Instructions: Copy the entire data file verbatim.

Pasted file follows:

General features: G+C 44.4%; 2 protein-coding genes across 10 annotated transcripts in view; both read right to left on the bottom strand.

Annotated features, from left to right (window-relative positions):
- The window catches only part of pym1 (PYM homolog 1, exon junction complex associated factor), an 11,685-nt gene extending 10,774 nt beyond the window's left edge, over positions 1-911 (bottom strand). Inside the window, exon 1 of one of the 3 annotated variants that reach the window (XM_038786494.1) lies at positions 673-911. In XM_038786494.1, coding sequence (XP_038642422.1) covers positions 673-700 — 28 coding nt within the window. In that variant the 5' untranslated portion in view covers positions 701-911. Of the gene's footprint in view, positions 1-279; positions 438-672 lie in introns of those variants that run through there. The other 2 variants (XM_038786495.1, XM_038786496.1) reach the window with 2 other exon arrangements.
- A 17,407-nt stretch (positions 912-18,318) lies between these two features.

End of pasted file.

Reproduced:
General features: G+C 44.4%; 2 protein-coding genes across 10 annotated transcripts in view; both read right to left on the bottom strand.

Annotated features, from left to right (window-relative positions):
- The window catches only part of pym1 (PYM homolog 1, exon junction complex associated factor), an 11,685-nt gene extending 10,774 nt beyond the window's left edge, over positions 1-911 (bottom strand). Inside the window, exon 1 of one of the 3 annotated variants that reach the window (XM_038786494.1) lies at positions 673-911. In XM_038786494.1, coding sequence (XP_038642422.1) covers positions 673-700 — 28 coding nt within the window. In that variant the 5' untranslated portion in view covers positions 701-911. Of the gene's footprint in view, positions 1-279; positions 438-672 lie in introns of those variants that run through there. The other 2 variants (XM_038786495.1, XM_038786496.1) reach the window with 2 other exon arrangements.
- A 17,407-nt stretch (positions 912-18,318) lies between these two features.